Mystery Unravelled: Why headphones can form 120 ‘complex knots’ while in your pocket

Confirming what music fans have thought since they got their first Walkman, it takes just seconds for headphones to tangle inside a bag or pocket.

Using computer simulations, a team of physicists have unravelled exactly why the wires get so tangled, so quickly – and it’s all to do with coils.

When shaken up, the wires form coils and the loose end weaves through the other strands, creating the annoying knots.

Experts from the University of California, San Diego, investigated the probability of knotting, the type of knots formed and the dependence on string length in their study.

Dorian Rayner and Douglas Smith confirmed that ‘complex knots often form within seconds’ and that stiffer wires are slightly less likely to form such mind-boggling tangles.

The physicists ‘tumbled’ a string inside a box to prove knots form in seconds.

They then used a mathematical knot theory to analyse them – instead of getting bad tempered and pulling at them indiscriminately, which is a popular method for untangling headphones.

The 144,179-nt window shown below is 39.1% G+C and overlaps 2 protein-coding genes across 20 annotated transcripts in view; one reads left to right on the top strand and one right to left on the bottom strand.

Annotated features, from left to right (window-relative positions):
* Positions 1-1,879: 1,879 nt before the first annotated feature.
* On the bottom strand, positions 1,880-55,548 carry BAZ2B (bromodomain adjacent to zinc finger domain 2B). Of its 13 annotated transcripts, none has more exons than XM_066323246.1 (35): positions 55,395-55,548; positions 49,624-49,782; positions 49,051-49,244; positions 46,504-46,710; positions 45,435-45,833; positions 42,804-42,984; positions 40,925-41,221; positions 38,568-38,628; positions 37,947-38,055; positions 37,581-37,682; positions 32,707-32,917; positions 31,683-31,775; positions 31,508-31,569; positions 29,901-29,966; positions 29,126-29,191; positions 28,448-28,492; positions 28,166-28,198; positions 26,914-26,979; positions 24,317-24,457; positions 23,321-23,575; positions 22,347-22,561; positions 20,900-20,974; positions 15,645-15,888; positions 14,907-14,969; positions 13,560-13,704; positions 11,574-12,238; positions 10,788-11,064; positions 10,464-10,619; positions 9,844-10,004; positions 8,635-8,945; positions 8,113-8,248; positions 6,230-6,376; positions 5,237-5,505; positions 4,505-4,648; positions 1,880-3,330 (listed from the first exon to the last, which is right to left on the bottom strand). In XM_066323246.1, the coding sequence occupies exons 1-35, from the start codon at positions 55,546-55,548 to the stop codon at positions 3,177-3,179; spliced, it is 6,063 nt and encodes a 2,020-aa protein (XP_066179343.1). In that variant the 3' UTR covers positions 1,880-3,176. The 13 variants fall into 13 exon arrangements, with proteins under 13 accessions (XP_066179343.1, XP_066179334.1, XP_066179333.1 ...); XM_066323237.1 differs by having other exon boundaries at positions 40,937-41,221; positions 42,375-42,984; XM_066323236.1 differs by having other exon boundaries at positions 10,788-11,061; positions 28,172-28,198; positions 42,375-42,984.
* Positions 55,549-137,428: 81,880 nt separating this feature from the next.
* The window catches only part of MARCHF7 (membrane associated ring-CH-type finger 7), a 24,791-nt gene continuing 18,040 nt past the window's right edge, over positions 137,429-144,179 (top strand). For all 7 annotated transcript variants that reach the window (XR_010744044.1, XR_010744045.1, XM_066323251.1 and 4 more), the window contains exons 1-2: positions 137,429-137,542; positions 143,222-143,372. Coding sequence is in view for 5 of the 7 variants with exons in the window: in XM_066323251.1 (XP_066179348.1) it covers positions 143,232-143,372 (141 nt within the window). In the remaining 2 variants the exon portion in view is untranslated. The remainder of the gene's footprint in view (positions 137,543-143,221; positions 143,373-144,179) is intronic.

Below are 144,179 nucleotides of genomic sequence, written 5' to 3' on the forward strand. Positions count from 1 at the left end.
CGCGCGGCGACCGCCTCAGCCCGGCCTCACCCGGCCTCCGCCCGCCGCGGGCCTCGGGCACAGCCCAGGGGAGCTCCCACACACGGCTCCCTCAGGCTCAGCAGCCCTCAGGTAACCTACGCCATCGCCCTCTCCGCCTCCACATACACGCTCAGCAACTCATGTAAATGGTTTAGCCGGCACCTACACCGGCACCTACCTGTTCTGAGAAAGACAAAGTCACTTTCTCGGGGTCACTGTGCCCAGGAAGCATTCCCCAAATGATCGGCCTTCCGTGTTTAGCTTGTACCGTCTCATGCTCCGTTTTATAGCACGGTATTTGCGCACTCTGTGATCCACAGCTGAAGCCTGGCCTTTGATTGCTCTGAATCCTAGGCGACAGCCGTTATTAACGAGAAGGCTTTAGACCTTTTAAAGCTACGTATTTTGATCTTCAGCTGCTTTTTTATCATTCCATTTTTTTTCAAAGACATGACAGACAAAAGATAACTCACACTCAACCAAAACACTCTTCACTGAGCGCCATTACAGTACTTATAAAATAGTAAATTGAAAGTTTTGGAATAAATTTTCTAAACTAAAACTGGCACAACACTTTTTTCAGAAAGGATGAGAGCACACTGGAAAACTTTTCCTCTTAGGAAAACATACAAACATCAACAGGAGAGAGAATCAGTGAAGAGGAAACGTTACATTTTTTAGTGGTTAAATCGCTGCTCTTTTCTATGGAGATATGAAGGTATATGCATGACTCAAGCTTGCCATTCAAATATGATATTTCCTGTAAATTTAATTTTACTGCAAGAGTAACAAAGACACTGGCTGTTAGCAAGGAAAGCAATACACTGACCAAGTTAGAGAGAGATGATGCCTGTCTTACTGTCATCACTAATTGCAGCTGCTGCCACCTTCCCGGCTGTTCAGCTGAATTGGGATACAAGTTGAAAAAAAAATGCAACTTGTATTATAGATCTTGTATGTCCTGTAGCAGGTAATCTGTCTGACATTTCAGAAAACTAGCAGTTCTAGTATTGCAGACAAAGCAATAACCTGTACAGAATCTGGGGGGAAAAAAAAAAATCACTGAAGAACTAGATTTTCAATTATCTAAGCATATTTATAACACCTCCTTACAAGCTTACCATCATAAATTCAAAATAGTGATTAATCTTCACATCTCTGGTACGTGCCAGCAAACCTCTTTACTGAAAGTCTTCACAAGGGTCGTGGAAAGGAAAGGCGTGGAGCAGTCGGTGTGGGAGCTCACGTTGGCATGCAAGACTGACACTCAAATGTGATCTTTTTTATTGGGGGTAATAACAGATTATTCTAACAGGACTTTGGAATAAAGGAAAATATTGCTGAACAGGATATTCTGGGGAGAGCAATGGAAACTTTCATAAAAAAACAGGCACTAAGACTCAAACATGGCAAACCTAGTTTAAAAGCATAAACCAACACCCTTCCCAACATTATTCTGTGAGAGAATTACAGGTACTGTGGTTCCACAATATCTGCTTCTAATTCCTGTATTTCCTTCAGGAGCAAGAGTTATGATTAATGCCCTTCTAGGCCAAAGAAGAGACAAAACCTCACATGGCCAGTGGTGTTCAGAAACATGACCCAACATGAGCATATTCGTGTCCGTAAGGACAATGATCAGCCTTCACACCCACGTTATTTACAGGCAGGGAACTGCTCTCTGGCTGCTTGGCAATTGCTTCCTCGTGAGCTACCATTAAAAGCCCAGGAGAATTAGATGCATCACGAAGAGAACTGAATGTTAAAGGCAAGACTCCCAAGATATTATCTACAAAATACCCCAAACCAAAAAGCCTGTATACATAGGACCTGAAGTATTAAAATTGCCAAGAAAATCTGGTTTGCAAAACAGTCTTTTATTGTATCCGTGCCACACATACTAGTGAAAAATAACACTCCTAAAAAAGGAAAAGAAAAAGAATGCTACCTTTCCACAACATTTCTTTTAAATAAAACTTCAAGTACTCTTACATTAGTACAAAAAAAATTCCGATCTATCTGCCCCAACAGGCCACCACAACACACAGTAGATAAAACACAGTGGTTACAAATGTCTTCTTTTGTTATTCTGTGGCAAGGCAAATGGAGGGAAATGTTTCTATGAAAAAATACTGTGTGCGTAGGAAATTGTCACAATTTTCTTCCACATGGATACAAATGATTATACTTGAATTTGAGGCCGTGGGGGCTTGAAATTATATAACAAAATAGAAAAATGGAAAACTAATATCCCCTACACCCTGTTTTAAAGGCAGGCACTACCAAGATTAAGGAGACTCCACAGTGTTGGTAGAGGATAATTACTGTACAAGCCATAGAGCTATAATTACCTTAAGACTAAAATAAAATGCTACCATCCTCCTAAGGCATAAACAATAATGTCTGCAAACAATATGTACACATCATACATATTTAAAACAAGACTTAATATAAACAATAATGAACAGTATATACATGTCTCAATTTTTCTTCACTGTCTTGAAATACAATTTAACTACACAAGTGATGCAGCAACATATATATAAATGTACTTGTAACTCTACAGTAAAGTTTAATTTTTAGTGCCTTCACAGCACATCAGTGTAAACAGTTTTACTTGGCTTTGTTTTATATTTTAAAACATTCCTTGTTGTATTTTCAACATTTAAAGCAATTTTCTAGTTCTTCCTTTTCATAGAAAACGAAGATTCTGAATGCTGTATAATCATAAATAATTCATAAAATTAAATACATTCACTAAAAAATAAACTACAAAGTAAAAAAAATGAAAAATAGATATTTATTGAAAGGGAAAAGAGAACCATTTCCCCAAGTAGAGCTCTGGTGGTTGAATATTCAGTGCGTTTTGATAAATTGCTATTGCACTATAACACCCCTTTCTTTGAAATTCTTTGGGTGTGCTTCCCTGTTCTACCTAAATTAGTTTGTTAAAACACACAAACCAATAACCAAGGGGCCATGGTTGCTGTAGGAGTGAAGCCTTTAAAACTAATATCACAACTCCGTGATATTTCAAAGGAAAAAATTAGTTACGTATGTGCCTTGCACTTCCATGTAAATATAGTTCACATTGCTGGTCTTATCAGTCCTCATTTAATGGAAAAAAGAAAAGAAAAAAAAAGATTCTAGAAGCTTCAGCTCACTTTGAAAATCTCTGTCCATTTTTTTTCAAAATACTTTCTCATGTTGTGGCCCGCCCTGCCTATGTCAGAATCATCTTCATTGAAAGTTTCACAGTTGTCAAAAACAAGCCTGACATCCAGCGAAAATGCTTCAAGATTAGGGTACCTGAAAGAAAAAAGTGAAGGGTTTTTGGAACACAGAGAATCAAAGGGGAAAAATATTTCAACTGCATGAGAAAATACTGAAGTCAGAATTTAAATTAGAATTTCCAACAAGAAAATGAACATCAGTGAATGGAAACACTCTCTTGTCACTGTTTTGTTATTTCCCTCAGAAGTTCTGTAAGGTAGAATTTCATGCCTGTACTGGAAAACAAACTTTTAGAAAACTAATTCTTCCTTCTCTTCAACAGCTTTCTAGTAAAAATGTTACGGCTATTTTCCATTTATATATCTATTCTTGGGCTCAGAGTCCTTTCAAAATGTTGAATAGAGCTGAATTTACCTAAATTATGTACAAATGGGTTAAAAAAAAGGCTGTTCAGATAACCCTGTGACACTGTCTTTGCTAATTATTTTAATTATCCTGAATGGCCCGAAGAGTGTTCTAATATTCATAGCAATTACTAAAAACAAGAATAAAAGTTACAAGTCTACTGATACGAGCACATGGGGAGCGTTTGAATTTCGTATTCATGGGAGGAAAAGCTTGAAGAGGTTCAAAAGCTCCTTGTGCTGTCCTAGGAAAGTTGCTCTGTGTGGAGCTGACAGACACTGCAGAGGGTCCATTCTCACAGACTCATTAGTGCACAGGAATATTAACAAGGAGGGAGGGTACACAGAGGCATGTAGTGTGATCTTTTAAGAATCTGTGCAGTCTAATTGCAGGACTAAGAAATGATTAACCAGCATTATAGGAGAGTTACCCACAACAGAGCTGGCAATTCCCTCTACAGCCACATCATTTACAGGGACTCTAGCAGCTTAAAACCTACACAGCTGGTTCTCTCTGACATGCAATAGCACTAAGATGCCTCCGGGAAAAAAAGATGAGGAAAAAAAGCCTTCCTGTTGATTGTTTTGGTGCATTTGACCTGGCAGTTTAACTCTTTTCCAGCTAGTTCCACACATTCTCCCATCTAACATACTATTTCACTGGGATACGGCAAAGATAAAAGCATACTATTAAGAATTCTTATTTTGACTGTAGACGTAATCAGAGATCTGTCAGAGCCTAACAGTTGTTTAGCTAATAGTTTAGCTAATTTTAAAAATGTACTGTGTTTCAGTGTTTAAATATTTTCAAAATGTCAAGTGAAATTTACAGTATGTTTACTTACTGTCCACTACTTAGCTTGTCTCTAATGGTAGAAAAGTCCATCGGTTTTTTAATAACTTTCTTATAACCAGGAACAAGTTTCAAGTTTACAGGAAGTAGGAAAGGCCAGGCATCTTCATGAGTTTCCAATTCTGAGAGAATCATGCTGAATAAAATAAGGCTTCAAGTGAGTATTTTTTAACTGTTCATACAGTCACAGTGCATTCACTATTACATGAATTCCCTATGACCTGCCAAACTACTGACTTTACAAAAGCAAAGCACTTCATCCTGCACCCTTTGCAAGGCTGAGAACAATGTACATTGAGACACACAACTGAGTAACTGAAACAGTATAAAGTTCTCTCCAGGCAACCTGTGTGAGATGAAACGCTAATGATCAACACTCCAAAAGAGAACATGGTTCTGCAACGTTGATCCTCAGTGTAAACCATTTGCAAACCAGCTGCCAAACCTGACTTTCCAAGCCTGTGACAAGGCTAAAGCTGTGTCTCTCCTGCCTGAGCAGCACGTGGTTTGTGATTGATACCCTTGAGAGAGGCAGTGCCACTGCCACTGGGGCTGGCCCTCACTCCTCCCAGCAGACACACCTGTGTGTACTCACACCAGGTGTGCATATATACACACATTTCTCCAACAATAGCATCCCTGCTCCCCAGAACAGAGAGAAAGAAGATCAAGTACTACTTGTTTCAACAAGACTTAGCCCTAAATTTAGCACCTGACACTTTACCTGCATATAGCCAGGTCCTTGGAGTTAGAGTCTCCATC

They analysed digital photos of the string at different points of knotting and found that almost all the weaves were identified as ‘prime knots.’

A total of 120 different types of knot were identified and the wire crossed a minimum of 11 times in 3,415 trials.

After studying all the different combinations, the physicists found that strings tend to form a coiled structure when they are confined in a space and the tangling results from the lose end weaving between the coiled strands.

Interestingly, the tightness of a coil corresponds ‘not perfectly, but to some degree,’ with the radius of the confined space, according to the study, which was published in PNAS.

Physicists are interested in knots as they play a role in many scientific fields including quantum field theory and DNA biochemistry.

Knotting and unknotting of DNA molecules occurs in living cells and viruses and has been extensively studied by molecular biologists and in mathematics, knot theory has been an active field of research for more than a century.

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